Every profession has it’s quirky personality. In my line of work, the medical field, we learn to laugh at horrible things. We are intrigued by weird diseases. New doctors either think they have contracted a terrible disease every other day or they poo-poo the worst set of symptoms, as if nothing will ever go wrong. They have a ‘can’t happen to me’ attitude. Very few have the healthiest attitude, a feeling of certainty that sooner or later ‘it’ is going to get them and there isn’t much they can do about it.
I’m writing about this because I include the traits of job culture when I write characters that all belong to the same profession. I want them to exhibit a typical cultural attitude of their work. But how can I write about that? I’m not a miner like I have in Tenpole. I’m not a claimant or a tenant. I’ve not been in the military either. Here are some of the tropes, thoughts, and observations I’ve put to use for each group of people in the books.
For tenants, I have read extensively in older fiction and I draw upon what writers from a hundred years of more have related. The tenants in Quirni live in a quasi feudal system, be that on a technologically advanced world like Sirrus or the horse and buggy world of Quirni. The system isn’t as strict as our feudal history. The claimants cannot indenture them into military service but, as a king in the past, the claimants own all of the land. People ‘buy’ it from them but it remains part of their claim, part of the ‘kingdom’ if you will, and can be taken back by the claimant if the tenant isn’t productive.
Given that, the tenants have a culture that is reverent of their claimant, because you wouldn’t want to badmouth the person who can take your home. They are suspicious of outsiders who might interfere with their productivity or make them look bad by being more productive. They want to keep the comforts they have and keep the status quo. Anyone that interrupts that with get a quick, angry reaction.
For claimants, I could have fashioned them after kings and queens but ownership of land in Quirni is based upon success. If a claimant does a poor job, the tenants leave. Therefore, claimants consider the needs and desires of their tenants more than a king or queen might. A well run claim will lead to well fed tenants who live in comfort. Rumors of better food and comfort on another claim can quickly turn a poorly run claim into empty land. When that happens, claimants typically sell. Kings and queens abdicate in shame or are slain.
Given this, I have written claimants as mostly serious people who have a dry sense of humor. They regard all other claimants as the means to their potential downfall since they might lure tenants away but, at the same time, other claimants are their peers. Since trade and commerce is the means to success, other claimants are friends too. It’s a dog eat dog game they play but they do it in the best of taste.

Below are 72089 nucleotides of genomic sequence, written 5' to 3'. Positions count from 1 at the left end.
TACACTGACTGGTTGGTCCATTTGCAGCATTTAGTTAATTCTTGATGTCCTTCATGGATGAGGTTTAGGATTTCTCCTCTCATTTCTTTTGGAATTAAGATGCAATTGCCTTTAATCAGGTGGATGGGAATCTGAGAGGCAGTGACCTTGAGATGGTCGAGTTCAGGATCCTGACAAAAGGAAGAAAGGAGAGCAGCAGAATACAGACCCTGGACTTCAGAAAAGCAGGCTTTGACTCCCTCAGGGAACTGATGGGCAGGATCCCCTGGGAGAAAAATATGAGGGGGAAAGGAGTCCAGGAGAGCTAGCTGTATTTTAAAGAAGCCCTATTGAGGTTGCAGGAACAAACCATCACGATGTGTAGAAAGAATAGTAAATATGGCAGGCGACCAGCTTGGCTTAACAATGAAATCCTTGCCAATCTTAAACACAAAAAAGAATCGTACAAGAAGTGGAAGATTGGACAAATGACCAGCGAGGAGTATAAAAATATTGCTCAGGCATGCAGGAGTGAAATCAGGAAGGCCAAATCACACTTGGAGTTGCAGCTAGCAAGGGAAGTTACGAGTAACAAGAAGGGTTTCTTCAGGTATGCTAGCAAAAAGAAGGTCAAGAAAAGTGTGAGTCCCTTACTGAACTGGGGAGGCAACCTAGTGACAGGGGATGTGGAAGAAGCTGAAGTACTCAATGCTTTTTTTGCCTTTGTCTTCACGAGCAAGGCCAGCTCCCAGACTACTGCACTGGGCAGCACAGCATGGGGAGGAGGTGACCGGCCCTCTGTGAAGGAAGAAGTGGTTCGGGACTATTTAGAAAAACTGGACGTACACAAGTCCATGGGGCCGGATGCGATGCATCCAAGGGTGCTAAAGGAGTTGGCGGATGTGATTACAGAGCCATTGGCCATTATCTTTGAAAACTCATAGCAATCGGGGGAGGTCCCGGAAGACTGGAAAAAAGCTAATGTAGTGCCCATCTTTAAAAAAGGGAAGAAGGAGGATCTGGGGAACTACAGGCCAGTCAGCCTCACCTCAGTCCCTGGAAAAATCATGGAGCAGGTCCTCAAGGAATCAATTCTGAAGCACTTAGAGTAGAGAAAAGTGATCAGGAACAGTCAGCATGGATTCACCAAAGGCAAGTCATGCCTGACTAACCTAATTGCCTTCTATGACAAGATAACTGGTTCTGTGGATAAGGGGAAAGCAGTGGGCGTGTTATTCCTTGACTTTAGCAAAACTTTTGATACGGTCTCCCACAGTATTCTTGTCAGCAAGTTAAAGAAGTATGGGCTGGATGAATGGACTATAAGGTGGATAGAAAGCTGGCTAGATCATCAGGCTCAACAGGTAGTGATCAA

Solar Defence Delegate
The military was difficult to write because I have been inundated with books, TV shows, movies and articles about soldiers. I don’t believe all of that is the real culture of the military person. To help me define a more realistic culture, I read extensively in military papers.
I learned about ‘dining out’ where a social and fun sort of hazing takes place. I read and noticed soldiers have a similar attitude to their work as medical people in they can make light of really horrible situations. There is also a strong sense of camaraderie, a strong sense of duty, and it takes a whole lot to derail that.
Given this, I wrote Delegate agents as people who are ready for any fight at a moment’s notice and ready for any fun at a moment’s notice too. They have strict rules they follow and look for the means to break them. They work as a unit, clapping as one on a beat, following the lead of their officers, and putting their duty to the safety of their planet and their claimants above everything.
We also have miners in Quirni. Theirs was the most difficult culture to write. But I know no one who mines and anything I have seen or heard is suspect. Too much of what I have seen is Hollywood or reporting that probably just scratches the surface or misleads. With that in mind, I searched for stories written by miners. I wanted to know what they said about their work. I found gold.
If you are interested in what I found, take a look at this site where Welsh miners discuss their jobs. Much of the mines, the collieries as coal mines are called, have shut down but these men tell tales of their days. Find it here: Welsh Coal Miners talk on a range of topics.
It is from this source that I have crafted the culture of Tenpole. The people there are pragmatic. Their sense of community is strong and so is their sense of humor. That pragmatism becomes the Tenpole Philosophy. It is the way they accept the little they have and the reason they can work so hard for the ticket off planet without begrudging everyone else their better lives. Like tenants everywhere, Tenpole are suspicious of outsiders, protective of their own, and quick to judge. They are also quick to defend and extremely protective of their land.
If I had invented a social personality for miners without seeing the Welsh site, they would have been morose, angry, and ready to riot at any moment. Instead, they are some of the best adjusted people in the books. They know how to accept their world and use it to their best advantage. If I had not found the Welsh site, Tenpole would have been a mean, dull place. Someone like Vincent could never have come from there and Erica’s experience would have been even harder.
What are the cultural norms of your job? I’d love to know. One day, we might want to write about someone like you. Please tell us in a comment.